A Southwest Airlines plane was forced to make an emergency landing at Denver International Airport on Sunday morning after its engine cowling tore off during takeoff from the airport.

Boeing Airplane Missing Panel

Just before 8 a.m., flight 3695 started its journey from Denver to William P. Hobby Airport in Houston, with 135 passengers and six crew members on board, when the metal engine covering detached from the Boeing 737-800 plane. Photos provided to The Denver Post by passenger John Vahlenkamp show much of the engine’s components exposed under the plane’s wing, with the metal covering ripped from the top.

Viral videos from other passengers depict the damage in real time. The cowling hangs off of the right engine as the plane speeds down the runway before ripping off entirely, according to posts on social media platform X.

The Federal Aviation Administration said the flight returned around 8:15 a.m. “after the crew reported the engine cowling fell off during takeoff and struck the wing flap.” The plane was then towed to the gate. The federal agency plans to investigate, a spokesperson said on Sunday afternoon.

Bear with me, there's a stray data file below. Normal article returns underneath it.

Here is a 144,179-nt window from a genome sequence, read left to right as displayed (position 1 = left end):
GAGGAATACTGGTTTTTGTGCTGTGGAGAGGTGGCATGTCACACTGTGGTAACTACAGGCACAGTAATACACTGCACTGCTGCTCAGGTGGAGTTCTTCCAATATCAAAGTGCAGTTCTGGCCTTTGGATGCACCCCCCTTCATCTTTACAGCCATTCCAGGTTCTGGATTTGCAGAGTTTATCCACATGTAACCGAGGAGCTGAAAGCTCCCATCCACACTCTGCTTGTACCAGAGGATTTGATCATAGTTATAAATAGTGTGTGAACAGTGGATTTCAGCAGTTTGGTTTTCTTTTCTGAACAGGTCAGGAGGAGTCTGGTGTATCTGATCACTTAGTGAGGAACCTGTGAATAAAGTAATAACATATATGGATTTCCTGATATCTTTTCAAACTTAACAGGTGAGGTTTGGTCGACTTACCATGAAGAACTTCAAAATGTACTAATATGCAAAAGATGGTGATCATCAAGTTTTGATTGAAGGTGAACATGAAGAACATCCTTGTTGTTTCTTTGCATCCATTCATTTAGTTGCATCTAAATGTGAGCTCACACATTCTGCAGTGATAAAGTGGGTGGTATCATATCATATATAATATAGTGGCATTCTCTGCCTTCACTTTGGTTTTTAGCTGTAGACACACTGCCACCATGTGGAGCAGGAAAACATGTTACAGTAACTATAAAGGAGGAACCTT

A Southwest spokesperson referred to the incident as “a mechanical issue.” Passengers were put on a different plane before arriving in Houston three hours behind schedule, according to the statement.

Maintenance teams are now reviewing the damaged aircraft, which is nine years old, the FAA registry reports. Financial services corporation Nasdaq places the average age of Southwest’s fleet at about 12 years old.


Vahlenkamp, who sat on the left side of the plane, said the flight started out uneventfully until he felt “what I thought was turbulence” during takeoff.

“The plane shook a little bit left and right,” he said. Then, he was hit with a “rollercoaster feeling.”

Vahlenkamp noticed the plane wasn’t lifting as normal. Then, the pilot told the passengers on the intercom that the flight was heading back to the airport.

Vahlenkamp remembers an air of calm on the flight, with other customers and crew members remaining collected. After looping around, the pilot informed his passengers that the landing would be faster and harder than usual, said Vahlenkamp, who works as the senior editor of the Boulder Daily Camera.

“Everyone applauded and cheered after we landed,” he said. The pilot thanked passengers who brought the problem to the crew’s attention, Vahlenkamp added.

“I felt safe the entire time,” he said on the phone, during his layover in Little Rock, Arkansas, to Dallas. “If it’s going to happen, it’s nice to turn around and land safely back to the airport.”

Denver airport officials referred requests for comment to Southwest. Boeing didn’t immediately respond to requests for comment.

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